Saving the gene pool: seed banks as archives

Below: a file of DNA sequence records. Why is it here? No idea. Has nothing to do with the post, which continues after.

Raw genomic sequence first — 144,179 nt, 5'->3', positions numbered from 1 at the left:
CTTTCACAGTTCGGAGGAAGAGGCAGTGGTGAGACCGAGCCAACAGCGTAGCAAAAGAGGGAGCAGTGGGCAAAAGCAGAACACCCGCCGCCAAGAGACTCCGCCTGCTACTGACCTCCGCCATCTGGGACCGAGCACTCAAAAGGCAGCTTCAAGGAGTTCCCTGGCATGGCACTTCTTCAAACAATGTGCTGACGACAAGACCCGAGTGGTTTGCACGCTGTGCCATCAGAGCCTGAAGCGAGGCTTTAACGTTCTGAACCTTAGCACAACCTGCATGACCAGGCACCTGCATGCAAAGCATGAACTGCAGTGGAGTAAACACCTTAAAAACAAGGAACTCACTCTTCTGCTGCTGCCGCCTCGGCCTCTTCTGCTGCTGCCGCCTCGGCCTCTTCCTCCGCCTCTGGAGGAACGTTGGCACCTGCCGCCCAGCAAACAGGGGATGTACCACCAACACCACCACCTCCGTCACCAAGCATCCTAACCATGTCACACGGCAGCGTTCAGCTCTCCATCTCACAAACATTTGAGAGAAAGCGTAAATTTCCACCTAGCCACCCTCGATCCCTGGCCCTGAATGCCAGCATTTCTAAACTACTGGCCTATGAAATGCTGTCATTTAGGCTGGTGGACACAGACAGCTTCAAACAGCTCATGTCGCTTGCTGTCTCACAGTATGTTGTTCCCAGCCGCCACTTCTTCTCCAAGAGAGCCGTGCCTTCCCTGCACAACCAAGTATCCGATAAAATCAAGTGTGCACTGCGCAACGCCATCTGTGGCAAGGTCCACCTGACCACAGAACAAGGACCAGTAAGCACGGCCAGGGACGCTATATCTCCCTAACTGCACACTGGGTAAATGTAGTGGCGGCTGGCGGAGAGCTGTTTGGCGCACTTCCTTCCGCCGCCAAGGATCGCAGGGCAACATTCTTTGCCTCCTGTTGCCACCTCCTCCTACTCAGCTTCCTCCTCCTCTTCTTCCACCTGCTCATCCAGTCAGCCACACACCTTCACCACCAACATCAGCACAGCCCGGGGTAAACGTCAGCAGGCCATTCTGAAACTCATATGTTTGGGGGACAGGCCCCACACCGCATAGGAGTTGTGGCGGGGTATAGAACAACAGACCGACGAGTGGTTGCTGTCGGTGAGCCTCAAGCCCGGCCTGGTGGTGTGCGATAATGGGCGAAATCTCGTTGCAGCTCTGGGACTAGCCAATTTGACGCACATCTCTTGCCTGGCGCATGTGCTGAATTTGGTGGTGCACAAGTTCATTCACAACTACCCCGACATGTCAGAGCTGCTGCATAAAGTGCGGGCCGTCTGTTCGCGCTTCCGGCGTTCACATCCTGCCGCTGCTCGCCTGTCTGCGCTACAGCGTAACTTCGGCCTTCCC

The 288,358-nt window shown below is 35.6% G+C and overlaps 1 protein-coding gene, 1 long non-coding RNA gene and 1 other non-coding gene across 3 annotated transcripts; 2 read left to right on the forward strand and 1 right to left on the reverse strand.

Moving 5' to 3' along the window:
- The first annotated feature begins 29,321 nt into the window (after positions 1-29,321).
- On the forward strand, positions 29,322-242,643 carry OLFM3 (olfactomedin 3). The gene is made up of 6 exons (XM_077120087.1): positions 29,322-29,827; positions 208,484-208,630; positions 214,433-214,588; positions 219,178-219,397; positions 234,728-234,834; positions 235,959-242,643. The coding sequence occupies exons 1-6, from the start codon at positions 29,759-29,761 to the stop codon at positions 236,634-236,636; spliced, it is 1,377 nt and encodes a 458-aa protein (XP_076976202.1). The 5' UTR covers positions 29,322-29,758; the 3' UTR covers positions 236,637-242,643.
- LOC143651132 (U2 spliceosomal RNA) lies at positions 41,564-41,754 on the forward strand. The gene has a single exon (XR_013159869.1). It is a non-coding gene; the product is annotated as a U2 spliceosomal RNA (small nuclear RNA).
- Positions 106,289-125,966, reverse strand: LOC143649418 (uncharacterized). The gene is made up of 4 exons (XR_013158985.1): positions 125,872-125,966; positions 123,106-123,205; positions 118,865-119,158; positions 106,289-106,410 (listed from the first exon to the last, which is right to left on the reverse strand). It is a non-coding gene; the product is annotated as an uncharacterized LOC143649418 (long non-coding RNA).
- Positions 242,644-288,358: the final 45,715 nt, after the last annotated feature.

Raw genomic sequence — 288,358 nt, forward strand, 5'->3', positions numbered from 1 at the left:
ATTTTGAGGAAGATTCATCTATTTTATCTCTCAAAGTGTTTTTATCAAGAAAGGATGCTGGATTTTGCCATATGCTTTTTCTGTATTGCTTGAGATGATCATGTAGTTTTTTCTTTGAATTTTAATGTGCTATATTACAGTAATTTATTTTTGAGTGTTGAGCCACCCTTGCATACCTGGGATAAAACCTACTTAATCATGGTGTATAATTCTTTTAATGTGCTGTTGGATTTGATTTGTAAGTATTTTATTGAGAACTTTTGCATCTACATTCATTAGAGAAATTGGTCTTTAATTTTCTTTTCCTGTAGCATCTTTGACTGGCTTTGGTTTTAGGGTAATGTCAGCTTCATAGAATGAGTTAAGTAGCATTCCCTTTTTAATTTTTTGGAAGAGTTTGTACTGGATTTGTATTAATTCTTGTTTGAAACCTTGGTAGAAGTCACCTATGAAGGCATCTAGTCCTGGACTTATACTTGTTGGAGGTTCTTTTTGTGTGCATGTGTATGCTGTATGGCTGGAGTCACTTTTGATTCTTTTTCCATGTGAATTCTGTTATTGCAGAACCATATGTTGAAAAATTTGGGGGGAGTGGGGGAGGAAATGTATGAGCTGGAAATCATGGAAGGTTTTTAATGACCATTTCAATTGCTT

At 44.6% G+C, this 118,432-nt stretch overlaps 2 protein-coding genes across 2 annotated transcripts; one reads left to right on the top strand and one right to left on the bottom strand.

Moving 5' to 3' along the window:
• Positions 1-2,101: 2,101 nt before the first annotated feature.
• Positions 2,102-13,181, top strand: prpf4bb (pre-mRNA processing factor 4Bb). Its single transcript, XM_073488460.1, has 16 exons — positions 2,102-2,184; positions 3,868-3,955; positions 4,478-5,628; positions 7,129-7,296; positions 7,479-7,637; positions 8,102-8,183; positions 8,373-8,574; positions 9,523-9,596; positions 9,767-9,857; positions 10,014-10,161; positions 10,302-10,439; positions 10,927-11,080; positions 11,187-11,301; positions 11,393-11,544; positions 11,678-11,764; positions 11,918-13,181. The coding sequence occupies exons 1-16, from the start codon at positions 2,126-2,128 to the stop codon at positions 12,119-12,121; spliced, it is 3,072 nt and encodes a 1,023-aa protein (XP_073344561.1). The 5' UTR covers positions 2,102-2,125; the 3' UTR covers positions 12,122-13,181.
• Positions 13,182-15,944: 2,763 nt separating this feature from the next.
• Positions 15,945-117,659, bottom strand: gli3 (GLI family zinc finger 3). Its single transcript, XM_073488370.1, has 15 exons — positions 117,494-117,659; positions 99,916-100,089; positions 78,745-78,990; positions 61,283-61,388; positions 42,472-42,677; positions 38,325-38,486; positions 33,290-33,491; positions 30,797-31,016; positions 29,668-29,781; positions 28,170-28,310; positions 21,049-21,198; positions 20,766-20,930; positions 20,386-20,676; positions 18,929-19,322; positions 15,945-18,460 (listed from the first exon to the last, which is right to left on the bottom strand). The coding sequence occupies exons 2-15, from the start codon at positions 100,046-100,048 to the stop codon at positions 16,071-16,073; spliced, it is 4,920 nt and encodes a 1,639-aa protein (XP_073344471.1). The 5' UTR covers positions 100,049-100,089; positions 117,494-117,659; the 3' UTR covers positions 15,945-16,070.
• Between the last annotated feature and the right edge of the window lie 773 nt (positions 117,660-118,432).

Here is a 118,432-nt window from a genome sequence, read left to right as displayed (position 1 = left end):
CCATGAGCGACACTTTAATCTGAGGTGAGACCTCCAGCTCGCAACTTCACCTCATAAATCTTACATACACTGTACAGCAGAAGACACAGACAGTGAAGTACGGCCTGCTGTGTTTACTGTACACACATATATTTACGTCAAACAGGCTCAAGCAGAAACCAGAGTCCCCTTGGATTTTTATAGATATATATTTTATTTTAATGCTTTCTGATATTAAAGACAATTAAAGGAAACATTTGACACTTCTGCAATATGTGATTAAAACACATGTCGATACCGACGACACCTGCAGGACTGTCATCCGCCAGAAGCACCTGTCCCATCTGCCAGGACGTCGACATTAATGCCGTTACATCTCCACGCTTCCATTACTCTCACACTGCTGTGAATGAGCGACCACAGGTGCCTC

Ensuring the salvage of future sources is a challenge for plant geneticists and breeders, as well as historians and archivists. Here, this suggestion is illustrated with an account of the emergence, in the mid- 20th century, of seed banks. These repositories are intended to enable the conservation of the world’s crop genetic diversity against the ‘genetic erosion’ of crops, an unintended consequence of the global uptake of new high-yielding Green Revolution agricultural varieties. Plant breeders and scientists advocated a strategy of freezing and long-term storage of seed which enabled the salvage of genetic diversity for future users without requiring the continual cultivation of old varieties: seed banking could preserve valuable genetic material and enable agricultural modernisation to proceed. This account of crop genetic conservation therefore shows how breeders and geneticists sought to create their own seed archives from whence the evolutionary history of crops could be made accessible in ways that are useful for the future. This analysis suggests that conservation practices are informed by ideas about the future use of material, indicating that there is value in exploring concurrently the archival and historiographical issues relating to the biomolecular big biosciences.